Advocate editorial board opinion: Justice took a long time coming for city officials
By By the Advocate Editorial Board
April 15, 2011 at 7:02 p.m.
Updated April 15, 2011 at 11:16 p.m.
OCT. 25, 2007: Grand jury indicts former Sheriff Michael Ratcliff, the district attorney's chief of staff, on aggravated sexual assault charges.
OCT. 29, 2007: DA Steve Tyler takes Ralph Buentello, David Smith and Bruce Ure before same grand jury.
MAY 2008: Tyler-led grand jury indicts Will Armstrong, Buentello, Smith and Ure on several charges, including allegedly conspiring against him and interfering with the Ratcliff investigation.
SEPTEMBER 2008: Judge dismisses all charges against Armstrong.
APRIL 2009: Judge removes Tyler from Ure, Smith and Buentello cases. Judge dismisses all charges against Ure.
JULY 2010: Judge appoints San Antonio's Terry McDonald as special prosecutor.
WEDNESDAY: McDonald drops the remaining cases against Ure and Buentello, saying the charges were unjustified.
We expect our district attorney to stand for justice.
When he instead engages in a personal vendetta, the system breaks down, causing innocent people and the public to suffer. Sadly, we can draw no other conclusion from last week's end to the long saga known as "Law and Disorder," Victoria District Attorney Steve Tyler's political feud with city officials who dared to challenge him.
An outside special prosecutor, who was in a good position to impartially judge the mess, tossed out the remaining cases a Tyler-led grand jury had brought against the city officials. In doing so, the prosecutor found no reason to think the cases even should have been filed in the first place.
Since Tyler called the city officials before a grand jury in 2007, the public has been waiting to see any evidence he had against them. After all of this time, the answer remains the same: Zip. Zero. Zilch.
What we know is the city officials had concerns about Tyler's handling of the criminal investigation of his former chief of staff, Michael Ratcliff. They raised questions about whether Tyler should have hired Ratcliff, who was under investigation for sexually assaulting an underage inmate in his custody while he served as Victoria County sheriff. They wanted to know whether Tyler was attempting to sweep the investigation under the rug. They talked to this newspaper about their concerns.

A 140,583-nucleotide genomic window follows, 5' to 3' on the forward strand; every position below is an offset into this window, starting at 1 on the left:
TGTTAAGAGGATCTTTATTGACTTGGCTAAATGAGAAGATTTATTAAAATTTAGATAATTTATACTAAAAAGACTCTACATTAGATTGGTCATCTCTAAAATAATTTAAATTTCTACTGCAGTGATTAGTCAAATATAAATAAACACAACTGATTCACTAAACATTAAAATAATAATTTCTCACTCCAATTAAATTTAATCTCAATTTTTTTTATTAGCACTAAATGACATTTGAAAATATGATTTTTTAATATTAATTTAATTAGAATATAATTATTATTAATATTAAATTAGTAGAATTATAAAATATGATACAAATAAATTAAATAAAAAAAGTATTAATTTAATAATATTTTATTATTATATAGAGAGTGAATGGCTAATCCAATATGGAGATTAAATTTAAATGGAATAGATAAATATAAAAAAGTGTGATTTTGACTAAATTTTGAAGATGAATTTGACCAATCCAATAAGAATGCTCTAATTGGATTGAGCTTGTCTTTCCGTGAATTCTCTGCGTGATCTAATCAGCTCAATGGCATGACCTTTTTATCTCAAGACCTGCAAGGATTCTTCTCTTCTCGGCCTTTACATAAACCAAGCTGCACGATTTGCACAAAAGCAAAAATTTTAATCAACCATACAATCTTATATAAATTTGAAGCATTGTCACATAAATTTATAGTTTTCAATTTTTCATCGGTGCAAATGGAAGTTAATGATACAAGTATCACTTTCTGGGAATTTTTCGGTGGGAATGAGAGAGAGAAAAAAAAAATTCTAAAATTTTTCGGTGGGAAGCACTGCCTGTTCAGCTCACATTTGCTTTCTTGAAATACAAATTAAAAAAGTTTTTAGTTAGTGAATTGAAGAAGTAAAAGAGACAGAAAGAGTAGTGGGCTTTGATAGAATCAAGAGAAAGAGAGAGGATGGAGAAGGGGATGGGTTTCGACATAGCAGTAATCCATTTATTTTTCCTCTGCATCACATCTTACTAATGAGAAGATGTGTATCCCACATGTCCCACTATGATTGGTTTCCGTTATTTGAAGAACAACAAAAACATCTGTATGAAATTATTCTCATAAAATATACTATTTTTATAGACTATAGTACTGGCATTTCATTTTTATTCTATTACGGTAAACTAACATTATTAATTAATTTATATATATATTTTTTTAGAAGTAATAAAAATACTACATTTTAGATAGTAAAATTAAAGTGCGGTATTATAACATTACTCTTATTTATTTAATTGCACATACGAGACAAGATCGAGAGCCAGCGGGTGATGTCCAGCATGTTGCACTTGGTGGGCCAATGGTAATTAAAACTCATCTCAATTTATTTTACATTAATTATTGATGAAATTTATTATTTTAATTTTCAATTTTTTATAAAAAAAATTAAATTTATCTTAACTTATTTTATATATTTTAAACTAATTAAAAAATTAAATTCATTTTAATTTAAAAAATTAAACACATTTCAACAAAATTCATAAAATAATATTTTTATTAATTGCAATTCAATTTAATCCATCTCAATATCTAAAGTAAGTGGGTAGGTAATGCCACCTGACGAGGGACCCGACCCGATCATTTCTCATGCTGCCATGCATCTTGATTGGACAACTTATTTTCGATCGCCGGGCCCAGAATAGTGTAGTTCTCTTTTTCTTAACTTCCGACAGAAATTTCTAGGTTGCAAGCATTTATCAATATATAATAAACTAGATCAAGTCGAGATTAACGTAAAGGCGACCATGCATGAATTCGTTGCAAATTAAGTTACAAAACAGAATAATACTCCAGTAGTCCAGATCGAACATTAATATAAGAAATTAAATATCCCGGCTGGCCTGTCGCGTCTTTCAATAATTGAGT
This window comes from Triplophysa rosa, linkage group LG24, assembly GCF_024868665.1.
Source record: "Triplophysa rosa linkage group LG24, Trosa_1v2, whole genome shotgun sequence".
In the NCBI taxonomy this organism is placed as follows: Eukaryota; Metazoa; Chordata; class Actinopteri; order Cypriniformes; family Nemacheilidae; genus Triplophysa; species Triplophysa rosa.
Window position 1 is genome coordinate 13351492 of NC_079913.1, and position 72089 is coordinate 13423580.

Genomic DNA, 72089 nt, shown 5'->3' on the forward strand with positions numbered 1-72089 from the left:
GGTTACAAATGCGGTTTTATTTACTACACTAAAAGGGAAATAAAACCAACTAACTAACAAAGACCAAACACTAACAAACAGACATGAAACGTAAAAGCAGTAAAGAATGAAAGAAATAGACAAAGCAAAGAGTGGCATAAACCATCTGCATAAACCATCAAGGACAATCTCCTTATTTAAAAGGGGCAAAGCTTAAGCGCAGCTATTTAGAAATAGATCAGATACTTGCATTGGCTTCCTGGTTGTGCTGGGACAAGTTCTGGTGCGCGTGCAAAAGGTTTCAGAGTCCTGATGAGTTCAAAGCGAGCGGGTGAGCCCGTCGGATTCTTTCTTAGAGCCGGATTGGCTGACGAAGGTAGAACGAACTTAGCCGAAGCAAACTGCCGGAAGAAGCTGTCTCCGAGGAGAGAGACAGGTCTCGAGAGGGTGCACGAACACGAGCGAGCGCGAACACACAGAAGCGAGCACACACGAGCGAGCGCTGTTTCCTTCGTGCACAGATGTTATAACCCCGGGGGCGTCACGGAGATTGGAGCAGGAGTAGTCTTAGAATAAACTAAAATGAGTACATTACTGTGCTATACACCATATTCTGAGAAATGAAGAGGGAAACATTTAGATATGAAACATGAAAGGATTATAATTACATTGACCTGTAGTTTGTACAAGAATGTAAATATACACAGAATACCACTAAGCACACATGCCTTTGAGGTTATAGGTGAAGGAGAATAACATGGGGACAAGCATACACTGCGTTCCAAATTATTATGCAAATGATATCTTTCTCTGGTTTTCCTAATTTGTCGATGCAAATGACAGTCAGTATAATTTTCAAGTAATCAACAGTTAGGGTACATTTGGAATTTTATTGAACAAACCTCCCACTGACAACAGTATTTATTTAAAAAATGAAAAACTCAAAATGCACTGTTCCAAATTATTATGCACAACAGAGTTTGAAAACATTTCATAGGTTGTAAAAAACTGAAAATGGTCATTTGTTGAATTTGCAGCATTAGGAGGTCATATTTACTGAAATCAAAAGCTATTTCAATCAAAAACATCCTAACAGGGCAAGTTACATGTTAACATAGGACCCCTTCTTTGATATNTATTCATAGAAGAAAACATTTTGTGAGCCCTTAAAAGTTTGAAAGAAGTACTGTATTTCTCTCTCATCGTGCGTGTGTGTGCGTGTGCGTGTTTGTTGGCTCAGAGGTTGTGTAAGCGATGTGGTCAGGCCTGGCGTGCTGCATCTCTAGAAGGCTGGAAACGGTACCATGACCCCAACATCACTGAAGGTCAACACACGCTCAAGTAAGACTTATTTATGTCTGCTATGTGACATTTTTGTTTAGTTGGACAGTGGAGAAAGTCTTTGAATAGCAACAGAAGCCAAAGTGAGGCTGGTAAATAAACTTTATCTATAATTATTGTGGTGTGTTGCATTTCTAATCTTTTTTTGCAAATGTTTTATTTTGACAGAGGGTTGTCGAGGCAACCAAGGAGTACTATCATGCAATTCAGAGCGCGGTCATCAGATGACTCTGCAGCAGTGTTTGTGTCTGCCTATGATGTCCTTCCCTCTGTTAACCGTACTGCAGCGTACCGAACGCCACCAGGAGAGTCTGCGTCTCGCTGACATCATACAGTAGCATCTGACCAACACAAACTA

Outraged by the city officials' involvement, Tyler went after them with a vengeance.
What resulted cost the public dearly, but even worse was the personal price paid by the four city officials, who had to live under the cloud of indictments for three years.
"The last three years have been very embarrassing and very disturbing to my life and my family," said David Smith, one of the four indicted officials.
They likely will never fully get their reputations back. Unfortunately, many people not closely following the complicated legal drama are quick to assume any indicted public officials must be guilty. Even when all of the facts point otherwise, some assume guilt by implication.
That's why a district attorney and grand jury bear a heavy burden before handing up an indictment. Usually, the system works, but it's not set up to prevent petty politics by the district attorney.
Even despite these shenanigans, the system eventually worked. The cases are closed, thanks to wise rulings by a judge and the special prosecutor.
Let's hope Victoria can move forward. While the cases remained pending and clouded in the public's view, Tyler won re-election last year. Since then, we hear he has made some effort to mend fences with the Victoria police department, whose police chief was among those wrongly indicted.
If the district attorney sticks to prosecutions rather than politics, justice will be served.
This editorial reflects the views of the Victoria Advocate's editorial board.